Volume 45 Number 1
Viewpoint: Water Economics 101, GE SmartWater, California and Quebec
But the new Bush Administration economic team at least looks better than the prior one, which seemed capable only of an endless succession of gaffes (although I liked that former Treasury Secretary Paul O'Neill toured with U2's Bono). And with interest rates at their lowest in decades, third quarter housing starts were up 7 percent over 2001, the fourth highest quarterly figure for this since 1987, and quarterly new single-family home sales were up 15 percent from 2001—the highest since tracking began in 1963. Existing home sales also were expected to break records in 2002. And refinancing averaged about 70 percent of all mortgage activity in 2002's second half (see www.mbaa.org/news/weekly_app.html and www.huduser.org/periodicals/ushmc.html). To bring it home—pardon the pun—my parents were able to lower their mortgage rate to 5-¾ percent. I dropped a point and a half off of mine.
What does that mean? Well, business. While most feedback WC&P has gotten from water treatment industry executives indicates commercial/industrial sales remain stagnant, residential sales seem to be booming. Both new homeowners and homeowners with more expendable cash from refinancing mean potential sales, acknowledges Russ Patterson, senior vice president of EcoWater Systems of St. Paul, Minn.
"I think there's plenty of upside in the water business," Patterson said, highlighting softeners and refrigerator filters.
One of the ways EcoWater has leveraged its business is by contracting to produce private label equipment for Sears and General Electric. Patterson said it's unclear what may happen to EcoWater's GE softener deal, i.e., the GE SmartWater brand, now that the latter has acquired Osmonics Inc. GE/Osmonics chief financial officer Keith Robinson wasn't sure if Osmonics would inherit the work.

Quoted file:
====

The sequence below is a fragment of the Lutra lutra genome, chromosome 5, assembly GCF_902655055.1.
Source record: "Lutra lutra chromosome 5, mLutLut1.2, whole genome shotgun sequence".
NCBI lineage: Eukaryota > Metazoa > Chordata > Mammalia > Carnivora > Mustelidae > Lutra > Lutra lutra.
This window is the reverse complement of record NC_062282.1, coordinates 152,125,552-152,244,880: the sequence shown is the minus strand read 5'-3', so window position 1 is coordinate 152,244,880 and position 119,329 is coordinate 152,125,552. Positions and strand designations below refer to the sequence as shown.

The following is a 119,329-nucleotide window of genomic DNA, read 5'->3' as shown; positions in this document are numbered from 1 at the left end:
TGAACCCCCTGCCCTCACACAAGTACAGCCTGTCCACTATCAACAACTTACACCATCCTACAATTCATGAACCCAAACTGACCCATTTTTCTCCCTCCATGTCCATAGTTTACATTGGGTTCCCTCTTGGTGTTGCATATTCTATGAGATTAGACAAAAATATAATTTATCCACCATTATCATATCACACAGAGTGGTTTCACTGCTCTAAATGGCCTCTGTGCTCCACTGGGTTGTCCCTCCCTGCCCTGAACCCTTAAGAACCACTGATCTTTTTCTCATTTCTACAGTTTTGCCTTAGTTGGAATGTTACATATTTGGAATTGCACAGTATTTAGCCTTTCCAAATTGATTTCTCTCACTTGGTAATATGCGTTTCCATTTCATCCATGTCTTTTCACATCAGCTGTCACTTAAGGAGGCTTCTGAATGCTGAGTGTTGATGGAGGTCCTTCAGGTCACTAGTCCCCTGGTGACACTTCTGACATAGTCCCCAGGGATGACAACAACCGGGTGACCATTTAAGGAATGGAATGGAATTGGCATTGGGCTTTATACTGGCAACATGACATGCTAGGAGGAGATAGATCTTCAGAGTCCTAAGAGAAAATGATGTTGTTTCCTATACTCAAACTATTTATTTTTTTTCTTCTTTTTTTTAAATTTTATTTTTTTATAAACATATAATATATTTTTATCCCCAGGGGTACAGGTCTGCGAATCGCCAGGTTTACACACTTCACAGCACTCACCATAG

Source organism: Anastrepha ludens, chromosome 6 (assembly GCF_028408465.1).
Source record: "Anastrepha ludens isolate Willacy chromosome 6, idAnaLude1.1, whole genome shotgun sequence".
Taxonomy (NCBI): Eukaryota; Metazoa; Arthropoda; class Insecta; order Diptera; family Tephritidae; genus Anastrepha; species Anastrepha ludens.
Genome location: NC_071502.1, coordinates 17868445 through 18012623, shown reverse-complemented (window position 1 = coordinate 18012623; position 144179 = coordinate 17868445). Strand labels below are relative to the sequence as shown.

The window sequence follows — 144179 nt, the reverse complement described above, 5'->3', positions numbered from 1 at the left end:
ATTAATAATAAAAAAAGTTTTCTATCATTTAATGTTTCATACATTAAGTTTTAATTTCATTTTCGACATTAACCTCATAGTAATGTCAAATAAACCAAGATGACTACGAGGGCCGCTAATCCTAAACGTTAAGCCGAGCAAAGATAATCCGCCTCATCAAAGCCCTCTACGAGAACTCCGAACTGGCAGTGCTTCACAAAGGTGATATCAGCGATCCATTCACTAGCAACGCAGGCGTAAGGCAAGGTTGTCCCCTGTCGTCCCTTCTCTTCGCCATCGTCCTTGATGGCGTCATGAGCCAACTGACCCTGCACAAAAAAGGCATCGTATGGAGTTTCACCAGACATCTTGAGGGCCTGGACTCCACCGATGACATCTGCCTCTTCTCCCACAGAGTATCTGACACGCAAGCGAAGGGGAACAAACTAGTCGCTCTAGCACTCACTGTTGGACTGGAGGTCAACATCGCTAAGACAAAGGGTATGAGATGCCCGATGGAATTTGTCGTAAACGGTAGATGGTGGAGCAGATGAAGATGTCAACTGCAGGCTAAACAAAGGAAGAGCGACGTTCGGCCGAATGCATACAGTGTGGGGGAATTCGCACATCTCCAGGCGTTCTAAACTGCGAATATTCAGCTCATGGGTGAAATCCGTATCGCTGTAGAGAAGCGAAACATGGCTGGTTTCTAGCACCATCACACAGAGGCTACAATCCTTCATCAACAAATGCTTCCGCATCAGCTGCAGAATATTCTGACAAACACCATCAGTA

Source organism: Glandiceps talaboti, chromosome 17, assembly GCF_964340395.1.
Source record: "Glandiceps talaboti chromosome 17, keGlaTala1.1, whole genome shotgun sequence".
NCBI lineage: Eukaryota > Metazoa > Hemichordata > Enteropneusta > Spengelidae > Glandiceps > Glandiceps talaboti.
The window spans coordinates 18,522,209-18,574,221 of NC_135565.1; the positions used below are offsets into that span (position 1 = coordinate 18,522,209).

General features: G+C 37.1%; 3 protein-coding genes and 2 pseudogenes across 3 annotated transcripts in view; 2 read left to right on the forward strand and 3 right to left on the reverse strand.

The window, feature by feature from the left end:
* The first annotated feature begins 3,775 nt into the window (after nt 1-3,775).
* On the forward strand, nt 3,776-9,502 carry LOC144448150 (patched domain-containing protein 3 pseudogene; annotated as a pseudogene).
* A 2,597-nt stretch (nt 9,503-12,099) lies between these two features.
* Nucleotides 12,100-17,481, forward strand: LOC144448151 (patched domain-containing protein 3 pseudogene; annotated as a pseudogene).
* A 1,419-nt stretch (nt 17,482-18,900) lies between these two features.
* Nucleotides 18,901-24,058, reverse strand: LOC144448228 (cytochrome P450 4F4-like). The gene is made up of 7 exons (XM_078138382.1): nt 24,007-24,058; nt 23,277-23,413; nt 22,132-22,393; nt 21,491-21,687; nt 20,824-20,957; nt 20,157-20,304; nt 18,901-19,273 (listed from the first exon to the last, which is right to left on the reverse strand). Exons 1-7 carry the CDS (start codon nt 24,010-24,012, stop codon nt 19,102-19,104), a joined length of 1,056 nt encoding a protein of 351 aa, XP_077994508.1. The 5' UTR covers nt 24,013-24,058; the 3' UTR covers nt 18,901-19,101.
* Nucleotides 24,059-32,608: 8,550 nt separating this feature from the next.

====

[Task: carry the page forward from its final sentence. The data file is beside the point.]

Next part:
"We'd like to think so but, at this point, we really just don't know. It's too early in the integration process to make any informed guesses about opportunities available to us. We've barely even complied with the regulatory filings," Robinson said.
In other news, one of our "Drinking Water Dollars" columnists, Neil Berlant, was just interviewed in November by The Wall Street Transcript (see www.twst.com) regarding the evolving water industry and prospects for dramatic growth in POU equipment that make him "dangerously ebullient." You'll find Steve Maxwell's installment for the column in this month's issue.
We also were instructed by California Department of Health Services to inform you we were premature in discussing a potential agreement to ease drinking water treatment unit (DWTU) testing requirements by allowing ANSI-accredited laboratory data for California certification in our November review of the WQA Mid-Year Leadership Conference. For details on this, though, read the WQANewsFax for Dec. 2.
Lastly, to follow-up on my November Viewpoint, the Quebeçois remain mostly recalcitrant to modifying deadlines for DWTU compliance with ANSI/NSF standards. In a Dec. 10 letter responding to notification to dealers that Standards 53, 58 and 61 would have to be met by Jan. 1, 2003, and Standards 44, 55 and 62 by April 1, 2003, the province's building inspectorate basically said: "Go away before we taunt you a second time…" Beyond the Monty Pythonesque reply, one has to wonder what they're thinking, considering they basically acknowledge even if there were enough labs ANSI-accredited for such testing they couldn't come close to meeting the deadlines. That's not to mention the fact Standard 61 doesn't currently apply to DWTUs. Still, it might engender a bit more cooperation if the WQA, Canadian WQA and Canadian Institute of Plumbing & Heating offered an earlier alternative deadline than Jan. 1, 2005—granted that's only two years difference.